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So You Think You Have a Concussion?

Concussions are not just limited to contact sports such as boxing, MMA, hockey and football. They are also very common in biking, rollerblading, snowboarding, soccer and skiing. Any sport that includes a risk of head trauma (through falling or contact) also comes with a risk of concussion.

Concussions are a type of brain injury in which the brain rapidly moves back and forth, hitting the skull. They are usually caused by a fall or some sort of impact to the head.

In order to avoid concussions, athletes must ensure that they are utilizing the appropriate safety equipment; including helmets and mouthguards. Although the use of safety equipment will reduce the risk of concussion, it is still possible for your brain to bang against your skull in the case of impact. Using the correct techniques and advancing your skill in your sport are also important ways to reduce the risk of concussion.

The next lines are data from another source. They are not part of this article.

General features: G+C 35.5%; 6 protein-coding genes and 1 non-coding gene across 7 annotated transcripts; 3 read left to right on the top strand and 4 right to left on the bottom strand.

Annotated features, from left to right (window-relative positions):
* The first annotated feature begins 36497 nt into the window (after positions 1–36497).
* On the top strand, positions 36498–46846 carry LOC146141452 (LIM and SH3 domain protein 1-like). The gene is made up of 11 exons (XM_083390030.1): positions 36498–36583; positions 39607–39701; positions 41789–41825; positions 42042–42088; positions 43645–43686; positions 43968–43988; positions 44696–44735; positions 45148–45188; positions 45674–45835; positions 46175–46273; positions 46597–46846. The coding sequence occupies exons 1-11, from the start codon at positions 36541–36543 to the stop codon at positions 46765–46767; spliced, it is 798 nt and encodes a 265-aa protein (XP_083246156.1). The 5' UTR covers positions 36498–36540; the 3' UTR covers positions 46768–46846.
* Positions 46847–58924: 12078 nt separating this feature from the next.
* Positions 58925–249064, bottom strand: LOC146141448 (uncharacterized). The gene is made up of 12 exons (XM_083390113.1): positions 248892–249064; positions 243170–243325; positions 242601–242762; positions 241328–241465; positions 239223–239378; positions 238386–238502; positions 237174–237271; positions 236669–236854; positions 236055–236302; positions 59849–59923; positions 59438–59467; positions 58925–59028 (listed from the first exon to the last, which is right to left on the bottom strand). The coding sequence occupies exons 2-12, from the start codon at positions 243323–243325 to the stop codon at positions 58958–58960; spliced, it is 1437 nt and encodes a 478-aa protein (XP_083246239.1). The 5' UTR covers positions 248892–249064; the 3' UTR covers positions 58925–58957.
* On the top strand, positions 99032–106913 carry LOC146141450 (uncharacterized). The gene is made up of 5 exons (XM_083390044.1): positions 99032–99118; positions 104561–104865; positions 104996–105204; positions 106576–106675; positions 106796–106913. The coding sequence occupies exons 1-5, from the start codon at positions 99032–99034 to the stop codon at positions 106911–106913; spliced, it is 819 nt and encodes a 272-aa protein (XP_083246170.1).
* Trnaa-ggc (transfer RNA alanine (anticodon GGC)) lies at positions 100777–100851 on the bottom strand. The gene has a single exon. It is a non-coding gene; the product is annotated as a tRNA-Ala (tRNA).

In sports that are associated with a high risk of concussion, it is important that everyone involved is aware of the signs and symptoms of a concussion. In order to reduce the severity of the concussion/injury, coaches, athletes, and judges should all be able to recognize when an athlete should cease play.

Some of the tell-tale signs and symptoms of a concussion include:

· Headache

· Dizziness

· Nausea

· Trouble with coordination/balance

· Blurred vision

· Confusion

· Memory impairment

· Difficulty concentrating

· Irritability

Symptoms often develop in the subsequent days following a head trauma. If your sport has a high-concussion risk, make sure that you watch out for the signs of a concussion following a head trauma. If you believe there is a chance you have a concussion, make sure you see a doctor or certified concussion management practitioner immediately.

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